August Books


The Book Eaters, by Sunyi Dean

Out on the Yorkshire moors lives a secret line of people for whom books are food, and who retain all of a book’s content after eating it. To them, spy novels are a peppery snack; romance novels are sweet and delicious. Eating a map can help them remember destinations, and children, when they misbehave, are forced to eat dry, musty pages from dictionaries. Devon, like all other book eater women, is raised on a carefully curated diet of fairy tales and cautionary stories. But real life doesn’t always come with happy endings, as Devon learns when her son is born with a rare and darker kind of hunger — not for books, but for human minds.

Delphi, by Clare Pollard
An unnamed classics professor looks for guidance in the prophecies of the ancient world when she finds herself confronting chilling questions about control and surrender as COVID-19 descends. Navigating the tightening grip of lockdown, a marriage in crisis, and a 10-year-old son who seems increasingly unreachable, the narrator focuses on different types of prophecy to make sense of her increasingly surreal world. The result is an audacious, ominous novel that embodies the profound tensions of our era.

The Last White Man, by Mohsin Hamid
One morning, a man wakes up to find himself transformed. Overnight, Anders’ skin has turned dark, and the reflection in the mirror seems a stranger to him. At first he shares his secret only with Oona, an old friend turned new lover. Soon, reports of similar events begin to surface. Across the land, people are awakening in new incarnations, uncertain how their neighbors, friends and family will greet them. Some see the transformations as the long-dreaded overturning of the established order that must be resisted to a bitter end. As the bond between Anders and Oona deepens, change takes on a different shading: an opportunity to see ourselves, face-to-face, anew.

Carrie Soto Is Back, by Taylor Jenkins Reid
Carrie Soto retired from professional tennis at the age of 31 with an impressive record, including the most grand slam titles of all time. Now, six years later, a younger set of players is on the court, and one of them, Nicki Chan, is about to break her record — but not if Carrie can help it. At 37 years old, she makes the monumental decision to come out of retirement and be coached by her father for one last year in an attempt to reclaim her record. Even if the sports media says that they never liked “the Battle-Axe” anyway.

Stories from the Tenants Downstairs, by Sidik Fofana
Set in a Harlem housing project, a tight-knit cast of characters grapples with their personal obstacles, ambitions and triumphs while anticipating a looming rent hike that could jeopardize their futures and change life as they know it. The shared stakes in the face of gentrification bind the stories together, delivering an immersive, novel-like reading experience.
Love on the Brain, by Ali Hazelwood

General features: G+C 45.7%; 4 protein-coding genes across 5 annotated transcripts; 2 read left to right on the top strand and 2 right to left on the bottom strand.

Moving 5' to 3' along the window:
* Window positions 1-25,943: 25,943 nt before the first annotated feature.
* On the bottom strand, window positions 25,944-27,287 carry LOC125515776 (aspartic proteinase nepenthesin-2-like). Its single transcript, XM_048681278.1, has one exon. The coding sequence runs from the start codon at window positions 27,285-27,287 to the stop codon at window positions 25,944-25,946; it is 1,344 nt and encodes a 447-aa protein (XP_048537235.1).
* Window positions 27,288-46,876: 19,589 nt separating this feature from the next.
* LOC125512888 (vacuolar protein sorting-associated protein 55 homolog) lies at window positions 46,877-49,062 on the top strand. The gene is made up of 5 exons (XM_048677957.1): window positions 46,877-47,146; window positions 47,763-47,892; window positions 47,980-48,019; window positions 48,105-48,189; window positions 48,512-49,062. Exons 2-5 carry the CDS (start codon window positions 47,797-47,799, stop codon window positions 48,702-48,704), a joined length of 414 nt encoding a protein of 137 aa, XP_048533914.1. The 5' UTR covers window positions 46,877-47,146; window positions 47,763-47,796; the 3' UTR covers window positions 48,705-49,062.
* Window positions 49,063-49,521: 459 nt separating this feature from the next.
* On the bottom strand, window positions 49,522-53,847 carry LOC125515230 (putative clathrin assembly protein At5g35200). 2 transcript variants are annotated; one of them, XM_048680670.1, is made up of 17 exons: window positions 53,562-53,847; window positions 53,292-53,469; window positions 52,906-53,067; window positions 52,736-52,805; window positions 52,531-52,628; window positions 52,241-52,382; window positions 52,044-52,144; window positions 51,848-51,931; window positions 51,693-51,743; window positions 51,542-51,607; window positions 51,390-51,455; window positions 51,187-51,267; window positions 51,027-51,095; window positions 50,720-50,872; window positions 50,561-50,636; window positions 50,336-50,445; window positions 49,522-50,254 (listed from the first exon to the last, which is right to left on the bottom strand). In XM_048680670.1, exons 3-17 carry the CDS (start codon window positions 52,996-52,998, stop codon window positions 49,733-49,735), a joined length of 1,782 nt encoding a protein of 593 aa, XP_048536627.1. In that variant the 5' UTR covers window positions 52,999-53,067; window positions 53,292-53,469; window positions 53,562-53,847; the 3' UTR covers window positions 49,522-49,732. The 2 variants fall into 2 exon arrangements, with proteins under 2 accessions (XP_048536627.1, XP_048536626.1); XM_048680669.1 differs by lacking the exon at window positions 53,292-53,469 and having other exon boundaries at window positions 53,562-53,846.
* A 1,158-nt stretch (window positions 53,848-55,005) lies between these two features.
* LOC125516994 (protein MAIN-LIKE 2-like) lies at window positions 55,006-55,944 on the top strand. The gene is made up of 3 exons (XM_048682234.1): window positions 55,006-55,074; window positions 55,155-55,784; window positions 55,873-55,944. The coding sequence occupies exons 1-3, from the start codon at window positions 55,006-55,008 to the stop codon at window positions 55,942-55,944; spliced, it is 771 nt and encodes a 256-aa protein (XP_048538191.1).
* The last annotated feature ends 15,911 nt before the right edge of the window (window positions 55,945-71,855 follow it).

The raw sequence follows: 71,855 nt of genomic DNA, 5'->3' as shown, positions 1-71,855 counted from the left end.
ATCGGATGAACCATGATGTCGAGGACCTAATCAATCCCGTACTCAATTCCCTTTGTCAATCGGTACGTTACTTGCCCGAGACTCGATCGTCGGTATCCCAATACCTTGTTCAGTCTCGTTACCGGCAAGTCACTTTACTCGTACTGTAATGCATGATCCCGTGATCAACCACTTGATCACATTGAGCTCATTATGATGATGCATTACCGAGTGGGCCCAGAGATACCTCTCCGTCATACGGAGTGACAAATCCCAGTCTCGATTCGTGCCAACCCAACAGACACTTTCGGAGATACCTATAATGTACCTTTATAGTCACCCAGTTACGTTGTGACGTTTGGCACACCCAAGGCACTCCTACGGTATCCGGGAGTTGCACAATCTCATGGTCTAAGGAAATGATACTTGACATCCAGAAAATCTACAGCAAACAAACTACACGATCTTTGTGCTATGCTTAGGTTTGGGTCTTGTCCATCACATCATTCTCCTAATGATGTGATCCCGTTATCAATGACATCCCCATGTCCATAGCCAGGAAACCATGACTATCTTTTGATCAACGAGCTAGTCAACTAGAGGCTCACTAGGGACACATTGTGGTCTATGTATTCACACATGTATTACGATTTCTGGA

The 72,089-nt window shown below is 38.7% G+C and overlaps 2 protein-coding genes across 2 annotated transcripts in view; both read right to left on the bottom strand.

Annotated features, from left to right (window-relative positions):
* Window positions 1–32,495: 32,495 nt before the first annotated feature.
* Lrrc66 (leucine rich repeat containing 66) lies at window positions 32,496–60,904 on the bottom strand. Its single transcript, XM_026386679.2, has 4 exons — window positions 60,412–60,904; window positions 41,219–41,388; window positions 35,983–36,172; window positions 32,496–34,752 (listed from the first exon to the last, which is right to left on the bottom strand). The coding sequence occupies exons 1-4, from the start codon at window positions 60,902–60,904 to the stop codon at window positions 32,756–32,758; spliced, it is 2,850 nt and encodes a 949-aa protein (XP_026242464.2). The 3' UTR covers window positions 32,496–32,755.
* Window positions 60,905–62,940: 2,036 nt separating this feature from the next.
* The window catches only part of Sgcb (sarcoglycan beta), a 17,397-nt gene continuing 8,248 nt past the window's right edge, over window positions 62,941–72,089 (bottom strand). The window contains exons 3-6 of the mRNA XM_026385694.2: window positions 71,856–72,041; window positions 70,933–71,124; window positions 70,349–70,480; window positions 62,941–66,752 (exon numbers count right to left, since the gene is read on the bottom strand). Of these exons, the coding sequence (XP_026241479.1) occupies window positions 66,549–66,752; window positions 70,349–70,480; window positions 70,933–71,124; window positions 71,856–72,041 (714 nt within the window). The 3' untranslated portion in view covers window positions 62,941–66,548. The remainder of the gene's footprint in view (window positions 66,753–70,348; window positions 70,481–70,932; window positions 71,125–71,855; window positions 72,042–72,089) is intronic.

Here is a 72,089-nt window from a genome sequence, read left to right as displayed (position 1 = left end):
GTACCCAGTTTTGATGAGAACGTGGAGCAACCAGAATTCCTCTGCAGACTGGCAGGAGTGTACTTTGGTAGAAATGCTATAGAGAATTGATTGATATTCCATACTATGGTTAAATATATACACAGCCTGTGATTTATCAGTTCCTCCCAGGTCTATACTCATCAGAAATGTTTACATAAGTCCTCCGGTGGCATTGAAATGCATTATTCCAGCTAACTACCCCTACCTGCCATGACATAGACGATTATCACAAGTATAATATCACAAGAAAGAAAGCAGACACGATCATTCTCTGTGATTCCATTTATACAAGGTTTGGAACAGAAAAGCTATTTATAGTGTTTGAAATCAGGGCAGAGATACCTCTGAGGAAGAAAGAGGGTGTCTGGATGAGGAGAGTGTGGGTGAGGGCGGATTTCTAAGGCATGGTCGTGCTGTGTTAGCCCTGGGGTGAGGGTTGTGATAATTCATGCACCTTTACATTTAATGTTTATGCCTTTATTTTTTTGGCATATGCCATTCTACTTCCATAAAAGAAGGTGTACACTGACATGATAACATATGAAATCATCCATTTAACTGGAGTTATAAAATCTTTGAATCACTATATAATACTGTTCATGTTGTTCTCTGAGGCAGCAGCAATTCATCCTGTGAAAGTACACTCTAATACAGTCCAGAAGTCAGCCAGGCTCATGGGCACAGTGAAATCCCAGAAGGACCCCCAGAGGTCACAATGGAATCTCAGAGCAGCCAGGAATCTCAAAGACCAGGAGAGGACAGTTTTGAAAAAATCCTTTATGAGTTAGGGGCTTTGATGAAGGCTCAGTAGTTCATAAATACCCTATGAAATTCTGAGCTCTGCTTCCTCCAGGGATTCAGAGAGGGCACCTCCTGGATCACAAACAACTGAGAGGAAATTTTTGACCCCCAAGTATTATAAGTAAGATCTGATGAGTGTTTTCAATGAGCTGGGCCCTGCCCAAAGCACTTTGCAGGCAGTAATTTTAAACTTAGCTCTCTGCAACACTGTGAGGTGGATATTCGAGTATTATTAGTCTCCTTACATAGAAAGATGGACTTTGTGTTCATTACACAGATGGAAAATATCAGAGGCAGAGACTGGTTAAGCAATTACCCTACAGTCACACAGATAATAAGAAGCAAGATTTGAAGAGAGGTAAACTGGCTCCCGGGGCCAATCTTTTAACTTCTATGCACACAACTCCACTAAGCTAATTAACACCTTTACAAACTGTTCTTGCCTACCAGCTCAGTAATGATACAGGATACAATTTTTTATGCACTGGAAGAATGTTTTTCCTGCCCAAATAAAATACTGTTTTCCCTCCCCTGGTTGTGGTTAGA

Like an avenging, purple-haired Jedi bringing balance to the universe, Bee Königswasser lives by a simple code: What would Marie Curie do? If NASA offered her the lead on a neuro-engineering project — a literal dream come true after years scraping by on the crumbs of academia — Marie would accept without hesitation. But the mother of modern physics never had to co-lead with Levi Ward. Now, her equipment is missing, the staff is ignoring her, and Bee finds her floundering career in somewhat of a pickle.


The Queen of Kindergarten,  by Derrick Barnes

The queen of kindergarten has new braids, a sparkly tiara and a chariot (well, a pickup truck) to take her to school on the first day. She is caring and kind and brightens every room she enters. The first day will be a breeze! This wonderful little book should be required reading for every new kindergartner. (Ages 4-6.)

Who’s in the Picture?,  by Susie Brooks

Art museums don’t have to be stodgy — you can simply look for dogs or horses or your favorite foods in the paintings! Take a closer look at over 20 famous paintings by Frida Kahlo, Henri Rousseau, Winslow Homer and many more in this playful search-and-find book. A fabulous way for kids (and adults) to experience art for fun. (Ages 4 and up.)

The Perfect Rock, by Sarah Noble

Cute and clever and oh, so charming, the three otter siblings each set out to find the perfect rock — a rock to carry in the pouch underneath an arm, to be the tool that they will keep for life. But when all three siblings choose the same rock, they learn a solid lesson about what is truly important. (Ages 3-6.)

Pop Out Around the World: Read, Build and Play from New York to Beijing

Bring the world to your kid’s playroom with this fun, interactive book featuring six world cities with pop-out buildable pieces representing each. Create a hot dog cart in New York; Big Ben in London; The Great Wall in Beijing; the Opera House in Sydney; and much more. Perfect for home-school families and armchair travelers alike. (Ages 4-7.)

Invisible, by Christina Diaz Gonzalez

Community service gains a whole new meaning for five middle school students in this must-have dual language graphic novel. Edgar award-winning author Christina Diaz Gonzalez even adds a signature mystery twist to the story that is sure to resonate with anyone who ever felt lost in the wild world of middle school. (Ages 9-13.)  PS

Compiled by Angie Tally and Kimberly Daniels Taws.

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